Aces on Bridge — Daily Columns

The Aces on Bridge: Saturday, February 26th, 2011

Dealer: South

Vul: Both


J 9 8 7 6


A 2

10 8 6 5


A 5 2

6 5 4

Q 8 4

Q 9 3 2


Q 10 4 3

3 2

J 7 6 3

J 7 4



A Q 10 9 8 7

K 10 9 5



South West North East
1 Pass 1 Pass
3 Pass 3 Pass
4 Pass 4 Pass
4 NT Pass 5 * Pass
6 All Pass

* Denying the trump queen and showing two of the five aces, counting the trump king as an ace.

Opening Lead: Four

“Well, sir, you never can tell. That’s a principle in life with me, sir, if you’ll excuse my having such a thing.”

— G.B. Shaw

It has often been remarked that England and America are two nations separated by a common language. For example, in England the vise squeeze is referred to as a vice squeeze — which throws up an entirely different image this side of the Atlantic. Did I hear you ask what a vise squeeze is? Read on. 

First of all, consider how to make six hearts today on a trump lead, looking only at the North-South cards. 

At first glance prospects look poor. Without that trump lead it would be a simple matter of ruffing two diamonds in dummy, using clubs for transportation. 

If one defender has a helpful diamond holding such as Q-J-third, you might still be in business, but not today. 

Anyway, you might as well take whatever you can. You win the trump lead in dummy, cash the top clubs, play a diamond to dummy’s ace, and ruff a club. Next comes the diamond king and a diamond ruff. Ruffing dummy’s last club back to hand, you draw trumps and run the rest of your hearts. 

You can reduce the hand down to a two-card ending, and while West is under no pressure, East is the victim of the two jaws of the vise. He has to keep his master diamond and must thus reduce himself down to the bare spade queen. 

Now the lead of the spade king pins the queen, and on winning with the ace, West must present South with an entry to dummy’s established spade jack for his 12th trick.


South Holds:

J 9 8 7 6
A 2
10 8 6 5


South West North East
1 Pass
1 Pass 2 Pass
3 Pass 3 Pass
ANSWER: Your partner’s actions suggest extras and good diamonds. He will not have three spades or he would have bid three spades. Since you have hearts stopped and are not worried about the spades running against you, it looks straightforward enough to bid three no-trump and try your luck there.


For details of Bobby Wolff’s autobiography, The Lone Wolff, contact If you would like to contact Bobby Wolff, please leave a comment at this blog. Reproduced with permission of United Feature Syndicate, Inc., Copyright 2011. If you are interested in reprinting The Aces on Bridge column, contact


John Howard GibsonMarch 12th, 2011 at 2:23 pm

HBJ : This is great example of ” refusing to throw in the towel ” after a crippling lead of a trump. It seems implausible that the contract can come home by means of a spade trick ( ie the jack ), but players gifted with vision and foresight can see the squeeze-come-smother play working….. provided the defender with 4 diamonds to an honour also holds the queen of spades.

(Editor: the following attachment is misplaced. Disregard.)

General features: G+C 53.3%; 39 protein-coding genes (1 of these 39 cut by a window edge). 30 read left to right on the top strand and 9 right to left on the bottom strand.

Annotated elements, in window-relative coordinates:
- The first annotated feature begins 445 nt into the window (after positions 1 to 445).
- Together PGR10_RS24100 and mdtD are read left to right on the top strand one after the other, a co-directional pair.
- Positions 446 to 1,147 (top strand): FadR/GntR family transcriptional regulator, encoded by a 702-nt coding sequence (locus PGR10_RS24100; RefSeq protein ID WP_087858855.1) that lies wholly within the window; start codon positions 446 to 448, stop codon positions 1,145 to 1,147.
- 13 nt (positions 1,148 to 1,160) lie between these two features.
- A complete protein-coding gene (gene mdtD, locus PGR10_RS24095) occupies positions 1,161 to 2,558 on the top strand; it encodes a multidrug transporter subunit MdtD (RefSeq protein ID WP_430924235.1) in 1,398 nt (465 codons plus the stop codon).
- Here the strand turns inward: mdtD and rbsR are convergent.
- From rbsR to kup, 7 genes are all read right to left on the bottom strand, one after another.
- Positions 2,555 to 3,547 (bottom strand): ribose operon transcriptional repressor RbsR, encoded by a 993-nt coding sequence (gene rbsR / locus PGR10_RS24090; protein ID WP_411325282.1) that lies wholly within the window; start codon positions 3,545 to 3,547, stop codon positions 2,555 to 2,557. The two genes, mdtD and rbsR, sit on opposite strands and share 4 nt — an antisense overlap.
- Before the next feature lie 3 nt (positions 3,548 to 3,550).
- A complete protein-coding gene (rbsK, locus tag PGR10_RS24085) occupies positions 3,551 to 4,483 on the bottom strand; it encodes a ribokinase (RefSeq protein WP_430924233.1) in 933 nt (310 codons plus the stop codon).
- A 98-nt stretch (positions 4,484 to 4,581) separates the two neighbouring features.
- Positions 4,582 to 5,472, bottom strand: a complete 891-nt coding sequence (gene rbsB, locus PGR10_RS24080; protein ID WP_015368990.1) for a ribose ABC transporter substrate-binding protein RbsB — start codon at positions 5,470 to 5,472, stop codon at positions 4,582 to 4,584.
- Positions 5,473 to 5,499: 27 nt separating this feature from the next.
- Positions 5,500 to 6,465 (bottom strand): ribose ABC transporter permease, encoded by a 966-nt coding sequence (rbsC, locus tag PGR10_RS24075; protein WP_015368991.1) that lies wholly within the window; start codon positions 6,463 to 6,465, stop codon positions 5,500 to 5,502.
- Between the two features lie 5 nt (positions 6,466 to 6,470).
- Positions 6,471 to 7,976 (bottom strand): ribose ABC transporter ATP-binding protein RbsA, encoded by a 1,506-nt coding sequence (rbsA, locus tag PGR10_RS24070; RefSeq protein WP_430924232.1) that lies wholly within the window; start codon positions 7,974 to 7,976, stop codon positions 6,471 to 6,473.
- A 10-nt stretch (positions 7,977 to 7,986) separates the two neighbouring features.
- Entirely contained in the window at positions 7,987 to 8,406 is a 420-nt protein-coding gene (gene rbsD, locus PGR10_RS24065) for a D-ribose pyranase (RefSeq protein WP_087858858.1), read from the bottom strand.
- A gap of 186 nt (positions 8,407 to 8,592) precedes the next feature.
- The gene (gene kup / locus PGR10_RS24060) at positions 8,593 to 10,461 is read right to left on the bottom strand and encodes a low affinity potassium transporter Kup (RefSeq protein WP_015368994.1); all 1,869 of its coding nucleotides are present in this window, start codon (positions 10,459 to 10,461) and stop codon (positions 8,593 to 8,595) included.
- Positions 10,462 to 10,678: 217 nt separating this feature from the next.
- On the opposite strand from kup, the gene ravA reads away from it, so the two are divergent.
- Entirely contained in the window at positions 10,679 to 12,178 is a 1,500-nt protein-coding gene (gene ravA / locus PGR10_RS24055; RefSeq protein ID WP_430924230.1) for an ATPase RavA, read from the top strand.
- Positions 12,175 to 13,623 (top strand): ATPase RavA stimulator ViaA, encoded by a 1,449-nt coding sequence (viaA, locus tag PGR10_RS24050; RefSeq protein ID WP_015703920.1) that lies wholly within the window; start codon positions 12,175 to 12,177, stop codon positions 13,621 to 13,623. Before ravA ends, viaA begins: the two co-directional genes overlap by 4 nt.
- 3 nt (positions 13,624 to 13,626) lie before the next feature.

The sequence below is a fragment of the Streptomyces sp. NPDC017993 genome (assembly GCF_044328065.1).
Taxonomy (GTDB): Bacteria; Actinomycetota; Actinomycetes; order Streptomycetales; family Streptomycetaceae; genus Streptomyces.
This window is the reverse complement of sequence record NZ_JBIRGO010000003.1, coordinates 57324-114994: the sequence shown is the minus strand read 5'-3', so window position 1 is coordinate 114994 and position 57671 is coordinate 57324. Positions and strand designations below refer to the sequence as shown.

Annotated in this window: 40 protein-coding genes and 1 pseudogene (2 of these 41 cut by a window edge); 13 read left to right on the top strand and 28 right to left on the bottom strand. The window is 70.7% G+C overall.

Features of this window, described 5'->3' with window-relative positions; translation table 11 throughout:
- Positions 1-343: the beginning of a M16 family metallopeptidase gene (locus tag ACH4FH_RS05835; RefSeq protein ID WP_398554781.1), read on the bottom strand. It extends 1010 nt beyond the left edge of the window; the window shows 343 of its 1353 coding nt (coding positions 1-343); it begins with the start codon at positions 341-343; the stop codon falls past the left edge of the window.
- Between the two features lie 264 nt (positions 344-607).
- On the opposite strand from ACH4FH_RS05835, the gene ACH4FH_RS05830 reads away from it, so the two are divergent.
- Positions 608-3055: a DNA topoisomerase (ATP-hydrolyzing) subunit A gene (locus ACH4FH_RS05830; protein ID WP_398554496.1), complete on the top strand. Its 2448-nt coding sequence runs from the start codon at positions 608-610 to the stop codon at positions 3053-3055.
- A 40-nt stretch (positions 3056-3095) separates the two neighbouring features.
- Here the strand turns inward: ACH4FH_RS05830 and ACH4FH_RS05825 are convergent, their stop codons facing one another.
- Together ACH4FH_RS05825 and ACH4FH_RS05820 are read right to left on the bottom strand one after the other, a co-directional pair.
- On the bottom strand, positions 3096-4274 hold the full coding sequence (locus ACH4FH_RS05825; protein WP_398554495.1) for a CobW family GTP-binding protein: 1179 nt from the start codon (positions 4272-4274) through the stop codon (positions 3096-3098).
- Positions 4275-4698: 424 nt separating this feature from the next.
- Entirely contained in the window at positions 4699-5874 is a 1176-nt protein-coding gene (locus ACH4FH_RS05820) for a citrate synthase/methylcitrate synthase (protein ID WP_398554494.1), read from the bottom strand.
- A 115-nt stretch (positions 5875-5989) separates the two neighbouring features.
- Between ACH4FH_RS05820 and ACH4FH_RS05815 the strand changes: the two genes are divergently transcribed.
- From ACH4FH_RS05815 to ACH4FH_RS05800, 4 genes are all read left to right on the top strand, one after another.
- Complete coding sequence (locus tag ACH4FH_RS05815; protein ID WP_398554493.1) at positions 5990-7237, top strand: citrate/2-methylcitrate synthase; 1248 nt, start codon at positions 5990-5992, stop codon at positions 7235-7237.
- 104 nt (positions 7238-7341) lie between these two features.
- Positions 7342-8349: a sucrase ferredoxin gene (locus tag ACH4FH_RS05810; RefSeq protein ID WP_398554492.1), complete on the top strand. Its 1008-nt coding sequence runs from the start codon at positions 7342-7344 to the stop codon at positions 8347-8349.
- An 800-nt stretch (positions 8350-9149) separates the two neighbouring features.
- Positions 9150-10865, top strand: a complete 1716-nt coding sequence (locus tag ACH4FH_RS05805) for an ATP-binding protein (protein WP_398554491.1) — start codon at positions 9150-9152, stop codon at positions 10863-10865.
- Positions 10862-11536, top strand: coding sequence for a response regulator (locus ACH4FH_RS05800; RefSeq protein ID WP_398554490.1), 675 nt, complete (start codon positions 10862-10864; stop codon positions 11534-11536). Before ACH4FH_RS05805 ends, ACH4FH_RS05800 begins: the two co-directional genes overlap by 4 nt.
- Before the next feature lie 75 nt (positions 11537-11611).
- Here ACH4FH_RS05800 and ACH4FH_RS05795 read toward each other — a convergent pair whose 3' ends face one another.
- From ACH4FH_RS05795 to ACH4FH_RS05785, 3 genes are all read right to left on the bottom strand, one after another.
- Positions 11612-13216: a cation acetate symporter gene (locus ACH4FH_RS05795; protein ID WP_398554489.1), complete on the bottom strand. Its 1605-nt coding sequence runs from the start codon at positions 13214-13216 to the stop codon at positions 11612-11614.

This hand certainly separates the men from boys ( like myself ), being one that demonstrates the reward for never giving up, and what joy you can extract from the game by steering home a contract which so many others will allow to go astray.

bobbywolffMarch 12th, 2011 at 3:11 pm

Thanks HBJ,

By your comment, you make it available for all to see, the hidden treasures which bridge often presents.

True, vise squeezes are not for all to execute, however by studying what happens here one, slowly, can feel the impetus of possible ways to create tricks without the aid of Merlin, the magician.

From that start is it not possible to so titilate a wave in one’s brain to grasp at the possibility? Easy? Are you kidding, no, but worth the try, YOU BETCHA!

Thanks again, my friend, for creating the challenge.

Bruce KarlsonMarch 12th, 2011 at 3:31 pm

I am not one to give up even if I cannot totally envision the opposing hands. If I can create a threat card, I simply, while trying to maintain a count, recitfy the count and lead on…

In most club and local tournament games an opp will give it up by squirming, lookng at the ceiling, etc. That establishes the victim, if not previously identified and the rest is fairly easy to imagine. In any event, nothing ventured nothing gained!!!

bobbywolffMarch 12th, 2011 at 10:49 pm

Hi Bruce,

It is always pleasant to hear from you and furthermore I like your persevering attitude.

The good news is that you, the declarer, usually do not need to see the squirms and tells of an opponent since all it often requires is to keep track of one (or sometimes two) card(s) and provided you rectified the count and timed it correctly (with an entry to both hands or only one, if both cards you can possibly set up are in the same hand), it kind of plays itself, as in pianola.

For many others who may read these comments, please be assured that one can become a very good player while knowing very little about squeezes and other advanced coups, but, if given a choice, always try to learn as much as possible about our superior game.